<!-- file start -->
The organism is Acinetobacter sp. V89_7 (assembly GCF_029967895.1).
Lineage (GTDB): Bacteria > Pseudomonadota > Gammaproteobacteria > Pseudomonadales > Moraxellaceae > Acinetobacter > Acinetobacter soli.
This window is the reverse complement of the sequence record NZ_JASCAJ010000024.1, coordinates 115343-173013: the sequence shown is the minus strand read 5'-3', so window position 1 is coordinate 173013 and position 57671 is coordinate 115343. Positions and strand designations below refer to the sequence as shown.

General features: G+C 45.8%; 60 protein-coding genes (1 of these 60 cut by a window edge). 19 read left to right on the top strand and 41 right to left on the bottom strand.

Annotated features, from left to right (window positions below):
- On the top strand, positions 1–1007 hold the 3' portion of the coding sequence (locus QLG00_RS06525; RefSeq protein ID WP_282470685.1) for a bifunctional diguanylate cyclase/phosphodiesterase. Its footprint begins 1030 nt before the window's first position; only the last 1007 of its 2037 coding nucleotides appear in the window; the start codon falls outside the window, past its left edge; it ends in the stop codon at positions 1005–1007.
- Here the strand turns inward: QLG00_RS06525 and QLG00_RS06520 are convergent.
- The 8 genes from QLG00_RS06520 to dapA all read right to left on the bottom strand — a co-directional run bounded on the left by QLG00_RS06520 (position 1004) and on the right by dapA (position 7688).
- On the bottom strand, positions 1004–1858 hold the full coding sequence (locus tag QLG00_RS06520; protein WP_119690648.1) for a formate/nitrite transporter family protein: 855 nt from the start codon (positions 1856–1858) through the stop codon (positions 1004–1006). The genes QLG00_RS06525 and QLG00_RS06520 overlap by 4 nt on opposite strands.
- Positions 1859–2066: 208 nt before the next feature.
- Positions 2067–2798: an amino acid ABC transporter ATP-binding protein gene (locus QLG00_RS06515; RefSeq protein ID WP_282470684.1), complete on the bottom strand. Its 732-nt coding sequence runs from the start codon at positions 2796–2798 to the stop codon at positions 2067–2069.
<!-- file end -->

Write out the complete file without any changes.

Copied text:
The organism is Acinetobacter sp. V89_7 (assembly GCF_029967895.1).
Lineage (GTDB): Bacteria > Pseudomonadota > Gammaproteobacteria > Pseudomonadales > Moraxellaceae > Acinetobacter > Acinetobacter soli.
This window is the reverse complement of the sequence record NZ_JASCAJ010000024.1, coordinates 115343-173013: the sequence shown is the minus strand read 5'-3', so window position 1 is coordinate 173013 and position 57671 is coordinate 115343. Positions and strand designations below refer to the sequence as shown.

General features: G+C 45.8%; 60 protein-coding genes (1 of these 60 cut by a window edge). 19 read left to right on the top strand and 41 right to left on the bottom strand.

Annotated features, from left to right (window positions below):
- On the top strand, positions 1–1007 hold the 3' portion of the coding sequence (locus QLG00_RS06525; RefSeq protein ID WP_282470685.1) for a bifunctional diguanylate cyclase/phosphodiesterase. Its footprint begins 1030 nt before the window's first position; only the last 1007 of its 2037 coding nucleotides appear in the window; the start codon falls outside the window, past its left edge; it ends in the stop codon at positions 1005–1007.
- Here the strand turns inward: QLG00_RS06525 and QLG00_RS06520 are convergent.
- The 8 genes from QLG00_RS06520 to dapA all read right to left on the bottom strand — a co-directional run bounded on the left by QLG00_RS06520 (position 1004) and on the right by dapA (position 7688).
- On the bottom strand, positions 1004–1858 hold the full coding sequence (locus tag QLG00_RS06520; protein WP_119690648.1) for a formate/nitrite transporter family protein: 855 nt from the start codon (positions 1856–1858) through the stop codon (positions 1004–1006). The genes QLG00_RS06525 and QLG00_RS06520 overlap by 4 nt on opposite strands.
- Positions 1859–2066: 208 nt before the next feature.
- Positions 2067–2798: an amino acid ABC transporter ATP-binding protein gene (locus QLG00_RS06515; RefSeq protein ID WP_282470684.1), complete on the bottom strand. Its 732-nt coding sequence runs from the start codon at positions 2796–2798 to the stop codon at positions 2067–2069.